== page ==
Tuesday, January 1, 2019

Wrapping Up 2018: Best Middle Grade and YA of the Year

It's been another great year of middle grade and YA reading for me.  Being in a middle school library has certainly spurred my reading of these books a bit more than it did before. Between book orders coming in for my school library and kids asking about books, I usually have a MG/YA book going at all times.  Here are my favorites of the past year:

1.  Trell by Dick Lehr - for fans of The Hate U Give, this book is a fictionalized account of a shooting that took place, killing a young girl sitting on her front stoop.  A man was quickly arrested and sent to prison. In this novel, the daughter of the convicted man searches through evidence in order to free her father from his wrongful conviction.

2. The War I Finally Won by Kimberly Brubaker Bradley - I loved the first book, The War That Saved My Life, and loved this follow-up which allows readers to learn more about Ada and Jamie as well as how life unfolds for them as World War II continues

3.  The Perfect Secret by Rob Buyea - this past spring I heard Buyea speak, which made me fall in love with his well-done school stories a little bit more. The Perfect Secret is a follow up to The Perfect Score, and I enjoyed how Buyea develops some of the stories and characters from the first book.  

4.  The Miscalculations of Lightning Girl by Stacy McAnulty - Lucy was struck by lightning and has genius-level math skills as a result. However, her social skills are lacking and she struggles with going to school after her grandma decides she no longer can homeschool her.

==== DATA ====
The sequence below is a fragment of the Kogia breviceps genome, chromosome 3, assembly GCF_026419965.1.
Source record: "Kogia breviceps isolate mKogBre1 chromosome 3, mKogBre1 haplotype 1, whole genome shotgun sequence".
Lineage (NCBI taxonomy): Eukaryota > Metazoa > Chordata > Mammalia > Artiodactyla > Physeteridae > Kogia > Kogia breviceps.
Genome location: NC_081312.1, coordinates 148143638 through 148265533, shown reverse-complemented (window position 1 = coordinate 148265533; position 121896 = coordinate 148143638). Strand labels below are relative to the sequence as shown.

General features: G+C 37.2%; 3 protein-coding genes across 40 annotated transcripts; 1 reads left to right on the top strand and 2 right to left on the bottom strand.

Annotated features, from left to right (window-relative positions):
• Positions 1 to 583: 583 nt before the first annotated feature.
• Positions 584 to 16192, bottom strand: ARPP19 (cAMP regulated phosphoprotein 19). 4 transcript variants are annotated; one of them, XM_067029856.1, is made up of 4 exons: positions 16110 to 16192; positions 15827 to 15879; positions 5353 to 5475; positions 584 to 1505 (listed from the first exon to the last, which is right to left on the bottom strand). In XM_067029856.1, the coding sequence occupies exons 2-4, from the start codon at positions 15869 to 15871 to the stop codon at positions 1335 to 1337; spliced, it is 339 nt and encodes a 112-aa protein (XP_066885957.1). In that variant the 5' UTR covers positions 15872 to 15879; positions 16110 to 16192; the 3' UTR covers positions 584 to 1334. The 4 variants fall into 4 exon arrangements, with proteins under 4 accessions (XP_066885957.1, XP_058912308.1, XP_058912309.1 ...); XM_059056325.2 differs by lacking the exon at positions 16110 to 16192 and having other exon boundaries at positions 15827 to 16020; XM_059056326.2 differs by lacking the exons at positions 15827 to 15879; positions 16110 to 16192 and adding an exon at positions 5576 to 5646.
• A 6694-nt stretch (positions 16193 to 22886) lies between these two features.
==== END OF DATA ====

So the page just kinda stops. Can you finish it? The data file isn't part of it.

5.  The Meaning of Maggie by Megan Jean Sovern - this book is a blast from my the past - my 80s childhood- and I loved all the references. I also loved Maggie, the youngest daughter of three who plans to find out what is really going on with her dad's legs and fix it for him.

6.  After The Shot Drops by Randy Ribay - Bunny accepts a scholarship to a school across town, leaving his friend, Nasir. Nasir's jealous and feels slighted, so when his cousin who is about to become homeless needs help, he feels that Bunny owes him.  Ribay does a great job of creating characters that are easy to identify with, even though they make some bad choices, and you'll want to keep with this one until the very last page.

7.  Ban This Book by Alan Gratz - I've had so much fun reading this book with various book clubs this fall. My students are stunned that books can actually be banned, and we've had great discussions about what types of books could/should be banned and who makes that decision.  There are laugh-out-loud portions of this book, and parts that will make your blood boil.  And there are so many book titles dropped within, that your TBR will explode.

8.  Breakout by Kate Messner -I love all of Messner's books, but this one is done so creatively with different formats: pictures, texts, journal entries, and despite its heft, it's a fast read.  Messner also tackles some hefty issues like racism as well as a suspensful plot that features some escaped convicts hiding in the woods behind the school.  

9.  Class Action by Steven B. Frank - Sam is sick of doing homework. His refusal leads to suspension, which his sister points out is unconstitutional.  So, Sam enlists the help of his friend and a retired lawyer/neighbor and they decide to tackle the issue of homework within the judicial system.  There is great information about the justice system in this novel, and the story is fun, if not quite plausible.

10.  Ghost Boys by Jewell Parker Rhodes - the reading level is more middle elementary on this one, but the content is such that I think it would be great for middle school readers to discuss as a class.  Jerome is just twelve when he's shot by police who mistake his toy gun for a real one.  As a ghost boy, he can see his family and friends, but the only person who can see him is the daughter of the police officer who shot him.  He is also able to talk to other ghost boys like Emmett Till, providing a look at the numerous young black men who have been killed over the years.  Powerful.

I can't wait to get to my 2019 reading!  I've already got a list of new releases I'll be anxiously waiting to get my hands on, and there are still plenty of books that aren't new, that are catching my eye as well!


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